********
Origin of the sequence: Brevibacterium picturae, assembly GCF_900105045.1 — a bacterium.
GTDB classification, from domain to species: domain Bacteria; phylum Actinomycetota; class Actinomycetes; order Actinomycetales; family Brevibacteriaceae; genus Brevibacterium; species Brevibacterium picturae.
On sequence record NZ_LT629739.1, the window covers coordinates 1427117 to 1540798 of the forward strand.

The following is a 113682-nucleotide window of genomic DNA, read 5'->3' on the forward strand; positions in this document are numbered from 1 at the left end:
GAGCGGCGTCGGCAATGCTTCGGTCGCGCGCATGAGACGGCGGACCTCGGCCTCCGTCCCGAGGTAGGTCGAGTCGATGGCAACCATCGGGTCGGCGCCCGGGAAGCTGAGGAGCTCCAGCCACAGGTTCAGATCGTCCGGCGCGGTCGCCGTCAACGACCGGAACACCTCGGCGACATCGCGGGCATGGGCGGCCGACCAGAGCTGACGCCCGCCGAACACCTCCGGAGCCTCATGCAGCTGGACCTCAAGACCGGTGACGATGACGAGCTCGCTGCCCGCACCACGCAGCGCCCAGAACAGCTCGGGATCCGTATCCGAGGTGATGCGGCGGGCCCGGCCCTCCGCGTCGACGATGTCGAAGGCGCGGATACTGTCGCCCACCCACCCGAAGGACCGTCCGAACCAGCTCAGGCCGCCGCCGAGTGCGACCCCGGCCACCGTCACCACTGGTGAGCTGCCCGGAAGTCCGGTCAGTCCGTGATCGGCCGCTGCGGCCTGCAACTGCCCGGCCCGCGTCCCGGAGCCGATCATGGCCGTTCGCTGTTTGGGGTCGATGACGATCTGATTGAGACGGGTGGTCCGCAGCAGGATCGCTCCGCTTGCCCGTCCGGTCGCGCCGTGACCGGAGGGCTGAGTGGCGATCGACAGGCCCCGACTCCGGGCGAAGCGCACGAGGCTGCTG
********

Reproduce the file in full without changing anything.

Origin of the sequence: Brevibacterium picturae, assembly GCF_900105045.1 — a bacterium.
GTDB classification, from domain to species: domain Bacteria; phylum Actinomycetota; class Actinomycetes; order Actinomycetales; family Brevibacteriaceae; genus Brevibacterium; species Brevibacterium picturae.
On sequence record NZ_LT629739.1, the window covers coordinates 1427117 to 1540798 of the forward strand.

The following is a 113682-nucleotide window of genomic DNA, read 5'->3' on the forward strand; positions in this document are numbered from 1 at the left end:
GAGCGGCGTCGGCAATGCTTCGGTCGCGCGCATGAGACGGCGGACCTCGGCCTCCGTCCCGAGGTAGGTCGAGTCGATGGCAACCATCGGGTCGGCGCCCGGGAAGCTGAGGAGCTCCAGCCACAGGTTCAGATCGTCCGGCGCGGTCGCCGTCAACGACCGGAACACCTCGGCGACATCGCGGGCATGGGCGGCCGACCAGAGCTGACGCCCGCCGAACACCTCCGGAGCCTCATGCAGCTGGACCTCAAGACCGGTGACGATGACGAGCTCGCTGCCCGCACCACGCAGCGCCCAGAACAGCTCGGGATCCGTATCCGAGGTGATGCGGCGGGCCCGGCCCTCCGCGTCGACGATGTCGAAGGCGCGGATACTGTCGCCCACCCACCCGAAGGACCGTCCGAACCAGCTCAGGCCGCCGCCGAGTGCGACCCCGGCCACCGTCACCACTGGTGAGCTGCCCGGAAGTCCGGTCAGTCCGTGATCGGCCGCTGCGGCCTGCAACTGCCCGGCCCGCGTCCCGGAGCCGATCATGGCCGTTCGCTGTTTGGGGTCGATGACGATCTGATTGAGACGGGTGGTCCGCAGCAGGATCGCTCCGCTTGCCCGTCCGGTCGCGCCGTGACCGGAGGGCTGAGTGGCGATCGACAGGCCCCGACTCCGGGCGAAGCGCACGAGGCTGCTG